It wouldn't be the first time I've given examples of this. It's true that Spain borders France, that one plus one equals two, and that Earth orbits the Sun. They're objective truths. They don't depend on me or my judgement or thoughts or feelings or anything like that, nor on anyone else or their judgement or thoughts or feelings or anything like that. You can interpret the meaning of moral statements, such as that abortion is wrong, in the same way, but I don't accept that there's an objective truthmaker in the sense I just described, and I find it very counterintuitive to end up with the logical consequence that no moral statement is true, so I opt for moral relativism. Moreover, your community defined ethics leads to problems you have been unable to resolve, so that rules that one out. And I'm tired of trying to go over that with you, because your response has been unsatisfactory each time I've tried: either handwaving or completely ignoring it. And I'm also tired of hearing your excuses for this, predictably blaming it on me instead of taking responsibility.
  • whollyrolling
    412


    What does being a mother have to do with this?

    I'm addressing the topic at hand and the resulting dialogue within the thread. Claiming someone is "blabbing" is not contributing to the conversation, it's just ad hominem nonsense intended to discredit what is misunderstood. Whether or not someone is self-centred pertains directly to a conversation about opinion vs. fact. So does free will. So does the nature of consciousness. So does instinct.
  • S
    10.2k
    You don't need so much text to make the simple and uninteresting point that you're now redefining "fact" as memory. It's still problematic in the bigger picture, and it will continue to be so unless you conform with what the word ordinarily means. You're headed up river without a paddle. If it ain't broke, don't fix it.
  • NKBJ
    1.1k
    What does being a mother have to do with this?whollyrolling

    Then you'd know that self-preservation is only one of the primal instincts. Protecting another or others can (for parents) be just as primal and instinctual, if not more.
  • NKBJ
    1.1k
    Claiming someone is "blabbing" is not contributing to the conversation, it's just ad hominem nonsense intended to discredit what is misunderstood.whollyrolling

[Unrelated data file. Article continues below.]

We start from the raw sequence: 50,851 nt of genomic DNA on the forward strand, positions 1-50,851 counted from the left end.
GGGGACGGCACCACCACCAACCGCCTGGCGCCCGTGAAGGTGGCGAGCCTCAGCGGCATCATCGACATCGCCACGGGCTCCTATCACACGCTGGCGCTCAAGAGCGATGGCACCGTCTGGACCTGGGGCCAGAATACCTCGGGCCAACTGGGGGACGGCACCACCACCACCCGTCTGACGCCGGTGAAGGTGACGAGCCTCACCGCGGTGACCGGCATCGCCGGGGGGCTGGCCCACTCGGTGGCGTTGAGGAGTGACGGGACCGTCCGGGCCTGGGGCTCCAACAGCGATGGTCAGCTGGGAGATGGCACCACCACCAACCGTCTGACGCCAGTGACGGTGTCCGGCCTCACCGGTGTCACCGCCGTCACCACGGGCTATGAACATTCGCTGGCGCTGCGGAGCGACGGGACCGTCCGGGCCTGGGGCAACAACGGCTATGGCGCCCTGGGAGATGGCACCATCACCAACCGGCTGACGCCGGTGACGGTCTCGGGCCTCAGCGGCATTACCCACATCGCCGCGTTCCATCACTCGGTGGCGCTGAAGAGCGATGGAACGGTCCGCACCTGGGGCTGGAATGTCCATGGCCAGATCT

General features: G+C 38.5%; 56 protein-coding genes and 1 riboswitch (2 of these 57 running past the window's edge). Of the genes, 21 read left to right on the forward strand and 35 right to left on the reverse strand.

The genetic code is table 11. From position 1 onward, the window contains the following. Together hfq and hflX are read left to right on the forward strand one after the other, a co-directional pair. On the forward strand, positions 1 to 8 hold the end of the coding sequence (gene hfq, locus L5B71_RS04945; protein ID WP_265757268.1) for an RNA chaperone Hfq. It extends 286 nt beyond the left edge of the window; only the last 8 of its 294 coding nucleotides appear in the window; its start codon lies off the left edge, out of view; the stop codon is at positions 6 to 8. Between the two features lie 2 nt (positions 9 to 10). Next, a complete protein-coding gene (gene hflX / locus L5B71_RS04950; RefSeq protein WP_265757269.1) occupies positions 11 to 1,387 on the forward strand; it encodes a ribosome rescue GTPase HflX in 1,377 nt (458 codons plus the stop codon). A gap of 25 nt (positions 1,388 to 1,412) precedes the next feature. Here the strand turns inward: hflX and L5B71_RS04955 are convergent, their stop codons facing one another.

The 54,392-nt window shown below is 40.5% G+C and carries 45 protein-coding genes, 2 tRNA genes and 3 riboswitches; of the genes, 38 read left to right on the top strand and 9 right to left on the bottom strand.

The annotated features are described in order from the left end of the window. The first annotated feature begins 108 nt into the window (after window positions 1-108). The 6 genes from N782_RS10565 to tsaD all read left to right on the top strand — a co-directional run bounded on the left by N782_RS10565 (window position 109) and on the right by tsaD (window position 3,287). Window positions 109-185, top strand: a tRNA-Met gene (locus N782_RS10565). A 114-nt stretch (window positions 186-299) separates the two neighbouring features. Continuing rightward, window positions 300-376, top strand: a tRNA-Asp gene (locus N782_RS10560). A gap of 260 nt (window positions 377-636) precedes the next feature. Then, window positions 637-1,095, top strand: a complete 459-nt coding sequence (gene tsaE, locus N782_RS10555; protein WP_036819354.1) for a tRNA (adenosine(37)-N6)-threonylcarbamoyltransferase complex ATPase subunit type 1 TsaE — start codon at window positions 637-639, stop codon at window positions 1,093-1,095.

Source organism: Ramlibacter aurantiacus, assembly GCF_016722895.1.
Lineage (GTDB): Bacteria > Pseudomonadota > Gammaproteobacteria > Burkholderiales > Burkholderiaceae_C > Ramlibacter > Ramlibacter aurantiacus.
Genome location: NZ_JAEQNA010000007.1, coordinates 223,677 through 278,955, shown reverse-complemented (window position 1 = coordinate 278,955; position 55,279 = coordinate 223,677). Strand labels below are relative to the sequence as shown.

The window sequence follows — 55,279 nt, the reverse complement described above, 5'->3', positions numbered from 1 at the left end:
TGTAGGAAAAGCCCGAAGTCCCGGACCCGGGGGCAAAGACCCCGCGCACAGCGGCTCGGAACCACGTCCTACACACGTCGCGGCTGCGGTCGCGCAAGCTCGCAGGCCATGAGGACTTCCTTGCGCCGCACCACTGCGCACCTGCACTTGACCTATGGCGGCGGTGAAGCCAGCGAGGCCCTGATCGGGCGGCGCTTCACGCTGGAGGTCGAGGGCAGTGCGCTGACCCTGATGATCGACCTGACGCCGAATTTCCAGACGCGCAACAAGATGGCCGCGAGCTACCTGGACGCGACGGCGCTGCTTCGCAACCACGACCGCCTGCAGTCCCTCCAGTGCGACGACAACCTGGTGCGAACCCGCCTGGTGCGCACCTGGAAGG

It's not an ad hominem, since I've said nothing about you as a person. I also didn't claim you are blabbing. I stated it as a hypothetical possibility contingent on the purpose and content of your words.
  • YuZhonglu
    218


    All basic primary instincts are a function of biology and can be modified once people finally begin to understand how the brain works. Just because something is "basic" doesn't mean it can't be changed.
  • YuZhonglu
    218
    But it is interesting, to many others, because philosophy is little more than neuroscience but without the science or the tools.
  • whollyrolling
    412


    Then why do so many mothers across species abandon their injured offspring to die, and why do so many mothers across species attempt to injure or otherwise set back each other's offspring, and why is legal support for abortion and assisted suicide increasing as the number of mothers involved in legislation increases?

    Being a mother isn't some qualifier for higher knowledge, that's absurd.

    Protecting others is never "instinctive" if we're going to suggest that "instinct" entails virtually irresistible biological compulsion as opposed to rational decision making. In the immediate or short term, protection is a choice prompted by rapidly occurring chemical and energetic processes within the body, and in both short and long term it involves a variety of both learned and genetic psychological influences. These processes don't necessarily result in protection of another. They often result in a decision to flee rather than to fight.

    I personally believe that every behavior is a result of automation and that there's no free will, but this isn't what consciousness perceives, and I don't believe it's beneficial to resign to it in practice.
  • whollyrolling
    412


    "Blabbing" implies incoherence or idleness or superfluity or that what a person is saying doesn't qualify as worthwhile. Your lack of understanding doesn't qualify or disqualify my commentary.
  • S
    10.2k
    But it is interesting, to many others, because philosophy is little more than neuroscience but without the science or the tools.YuZhonglu

    You didn't seem very interested when I gave you my definition of "horse" and validly drew a few logical consequences.

    You're doing the same thing with "fact".
  • YuZhonglu
    218
    Technically you're not responding to what I wrote. You're actually responding to a memory of what you believe I wrote.
  • S
    10.2k